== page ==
Perhaps it was the child in me that set aside my worldly concerns on a recent summer weekend and went fly fishing with my son.  Guided by Daniel Boggs of the Driftless Angler in Viroqua, we descended from Highway 27 into Timber Coulee to do battle with brown trout.  Descending might be too generous of word, for it felt like we were plummeting.  Besides having a nose for trout, Dan has the foot and feel for navigating narrow, steep roads that lead to fish.  We flew by the Snowflake Ski Jumping hill, which might be the only quicker way to the bottom of Timer Coulee than Dan’s jeep.

But the drive along coulee roads, notched into verdant hillsides that drop like table linen into meandering creek beds filled with trout and lined with pastureland, might be as stunning as any in the Driftless area.  Never will you find such balance with the world as when lost among the myriad coulees coursing through the Driftless area.  Trivial concerns vanish behind impenetrable horizons as you reach deeper into these pockets of paradise.

Explaining that a trout stream can be broken down into the kitchen, dining, living, and bed room; each room serving a different purpose for resident fish, Dan took me to trout school.  And showed amazing patience for someone incapable of casting across the bathroom.  As a novice fly fisherman, I did more battle with my rod and line than with any lurking trout.  Looking like a little leaguer flailing at high-and-away pitches, I eventually succeeded in casting my fly in the general vicinity of the dining room, and was rewarded with a nice-sized brown trout.  Dan stuck the successful fly in my cap as a sign of fishermen’s rank, but I’ve not noticed anyone saluting me of late.

Two weeks later and armed with a new sense of self worth – I have a notorious reputation among family and friends as a bad fisherman – I decided to cast my luck on the backwaters of the Mississippi River.  My wife and I set out from the landing on our sixteen-footer for “Dillman’s Pit,” a backwater stretch with a precipitous drop off where fish have been known to hangout in the basement of this multistory “house.”  My first cast netted a 14-inch large mouth bass, and judging by the look on its face, was as surprised as me at my good fortune.  I released him so that he might spread my reputation far and wide, telling his kin of a crafty fishermen lurking on the surface with more fishing tackle than he knows how to use.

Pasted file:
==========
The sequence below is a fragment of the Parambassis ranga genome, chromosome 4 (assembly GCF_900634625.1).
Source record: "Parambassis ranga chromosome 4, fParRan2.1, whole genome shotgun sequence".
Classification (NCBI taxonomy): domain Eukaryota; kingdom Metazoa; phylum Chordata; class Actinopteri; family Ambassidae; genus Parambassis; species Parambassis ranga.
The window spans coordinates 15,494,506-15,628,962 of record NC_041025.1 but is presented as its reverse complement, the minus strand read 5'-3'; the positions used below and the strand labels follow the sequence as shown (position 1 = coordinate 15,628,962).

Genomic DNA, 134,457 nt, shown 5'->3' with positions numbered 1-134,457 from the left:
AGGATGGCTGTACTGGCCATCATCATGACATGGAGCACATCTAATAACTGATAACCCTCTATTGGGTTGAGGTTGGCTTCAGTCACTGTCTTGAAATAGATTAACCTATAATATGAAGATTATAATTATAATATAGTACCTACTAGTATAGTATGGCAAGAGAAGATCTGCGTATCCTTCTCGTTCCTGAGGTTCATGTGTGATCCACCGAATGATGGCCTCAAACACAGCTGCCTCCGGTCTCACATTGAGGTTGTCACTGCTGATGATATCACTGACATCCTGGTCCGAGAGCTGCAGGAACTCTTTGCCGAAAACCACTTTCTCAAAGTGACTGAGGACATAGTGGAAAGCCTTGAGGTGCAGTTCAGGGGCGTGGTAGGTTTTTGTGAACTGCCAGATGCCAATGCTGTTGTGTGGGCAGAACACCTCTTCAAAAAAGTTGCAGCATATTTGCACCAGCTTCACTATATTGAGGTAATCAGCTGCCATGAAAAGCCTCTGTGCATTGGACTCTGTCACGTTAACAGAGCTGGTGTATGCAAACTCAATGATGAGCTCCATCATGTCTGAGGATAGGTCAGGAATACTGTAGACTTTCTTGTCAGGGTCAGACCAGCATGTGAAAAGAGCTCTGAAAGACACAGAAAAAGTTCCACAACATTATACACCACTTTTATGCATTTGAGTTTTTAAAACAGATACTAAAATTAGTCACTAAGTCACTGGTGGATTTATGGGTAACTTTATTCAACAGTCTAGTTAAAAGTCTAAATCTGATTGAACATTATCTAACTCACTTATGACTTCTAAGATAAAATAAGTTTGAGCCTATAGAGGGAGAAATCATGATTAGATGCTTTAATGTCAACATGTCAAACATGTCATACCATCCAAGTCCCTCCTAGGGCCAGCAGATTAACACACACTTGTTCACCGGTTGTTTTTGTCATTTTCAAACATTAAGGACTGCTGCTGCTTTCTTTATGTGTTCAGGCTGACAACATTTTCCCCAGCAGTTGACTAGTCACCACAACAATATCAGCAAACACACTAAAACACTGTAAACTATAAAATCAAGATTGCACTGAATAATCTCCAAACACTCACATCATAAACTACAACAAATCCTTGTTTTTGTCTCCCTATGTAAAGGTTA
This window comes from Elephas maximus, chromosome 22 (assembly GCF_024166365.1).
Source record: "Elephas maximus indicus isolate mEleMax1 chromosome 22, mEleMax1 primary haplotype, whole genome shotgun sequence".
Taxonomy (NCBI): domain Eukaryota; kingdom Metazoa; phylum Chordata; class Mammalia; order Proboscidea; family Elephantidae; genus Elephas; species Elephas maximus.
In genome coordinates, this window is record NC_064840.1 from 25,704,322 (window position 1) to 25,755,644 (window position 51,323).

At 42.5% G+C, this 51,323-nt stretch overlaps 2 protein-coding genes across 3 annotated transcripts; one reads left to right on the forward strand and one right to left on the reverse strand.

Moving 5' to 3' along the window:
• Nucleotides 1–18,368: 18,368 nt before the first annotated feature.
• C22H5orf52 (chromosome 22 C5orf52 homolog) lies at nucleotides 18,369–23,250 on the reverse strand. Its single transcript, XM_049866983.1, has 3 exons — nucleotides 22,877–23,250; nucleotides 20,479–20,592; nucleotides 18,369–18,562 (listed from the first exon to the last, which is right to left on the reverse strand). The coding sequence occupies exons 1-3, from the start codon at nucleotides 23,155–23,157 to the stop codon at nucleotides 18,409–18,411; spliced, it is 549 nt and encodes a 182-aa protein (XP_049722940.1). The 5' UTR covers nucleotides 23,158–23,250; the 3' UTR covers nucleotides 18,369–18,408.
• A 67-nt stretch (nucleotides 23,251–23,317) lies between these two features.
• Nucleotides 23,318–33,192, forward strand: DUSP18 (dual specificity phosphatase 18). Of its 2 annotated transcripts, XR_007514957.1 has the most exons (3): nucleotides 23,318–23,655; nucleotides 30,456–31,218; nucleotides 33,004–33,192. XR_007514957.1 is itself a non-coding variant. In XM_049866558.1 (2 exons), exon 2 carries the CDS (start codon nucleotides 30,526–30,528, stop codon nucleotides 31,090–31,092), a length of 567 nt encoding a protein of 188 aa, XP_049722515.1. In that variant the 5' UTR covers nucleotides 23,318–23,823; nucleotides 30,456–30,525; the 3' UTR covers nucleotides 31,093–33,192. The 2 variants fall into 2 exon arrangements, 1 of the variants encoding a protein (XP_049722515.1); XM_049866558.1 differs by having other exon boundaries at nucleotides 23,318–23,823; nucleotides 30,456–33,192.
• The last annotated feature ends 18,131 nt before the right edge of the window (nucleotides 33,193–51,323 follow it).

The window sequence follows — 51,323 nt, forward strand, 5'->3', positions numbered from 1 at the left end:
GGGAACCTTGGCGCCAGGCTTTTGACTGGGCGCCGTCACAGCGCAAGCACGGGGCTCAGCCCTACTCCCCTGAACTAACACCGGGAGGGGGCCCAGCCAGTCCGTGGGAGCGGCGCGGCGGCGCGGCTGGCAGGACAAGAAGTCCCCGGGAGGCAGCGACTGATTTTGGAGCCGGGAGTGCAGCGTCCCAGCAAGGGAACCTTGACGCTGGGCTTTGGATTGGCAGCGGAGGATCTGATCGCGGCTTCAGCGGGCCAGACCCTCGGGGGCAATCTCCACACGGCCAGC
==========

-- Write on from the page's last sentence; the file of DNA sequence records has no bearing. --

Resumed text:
Luck or skill – I make no judgment here – prevailed that evening, until I went to start the motor.  The 40-horse Johnson apparently failed to recognize my growing repute as a no-nonsense river man, and refused to go back to work.  It protested my pleas for cooperation with each turn of the key with an indifferent cough.  My wife, who had spent the last hour casting for words in her crossword puzzle, was unimpressed.  “Where are the oars?” she dubiously asked.  “I think they’re hanging in the garage,” I sheepishly replied.  Silence.  There’s not a lot to talk about when seated in a boat lacking necessities and half-full of ignorance.

But if necessity is the mother of invention, then ignorance is the father of desperation. Two quick pulls of a starter rope fashioned from our anchor line sent me back to good graces and us back to shore.  Relief begets appreciation as I surveyed my rediscovered luck; and the sun setting over the Iowa hillside.  The entire western horizon had been set afire, and the embers were still glowing.  I could have sat beside that fire all evening had the fire stoker allowed me.  Summer is the time for celebration in the Driftless area, whether it’s battles won with dumb luck, or paradise found with luck given.

The Great Wisconsin Bucket List

February 13, 2017 by Eric Frydenlund

Editor’s note: I found this blog written by Owen Gibson to be inspiring and hope you do too.

Don't Blink Trailer | The Great Wisconsin Adventure Story from Don't Blink on Vimeo.

In April of 2014 my best friend, Gregory, lost his Mom to cancer. She was just 51 years old and we were all devastated. It changed us, and we knew it would. But we didn’t realize how much it would, nor did we foresee the incredible journey that it would set us on.

We realized we weren’t guaranteed 80 years to live. And even if we did, my 80 year old Grandma can attest how time flies by. The four of us did not want to simply exist– we wanted to feel alive.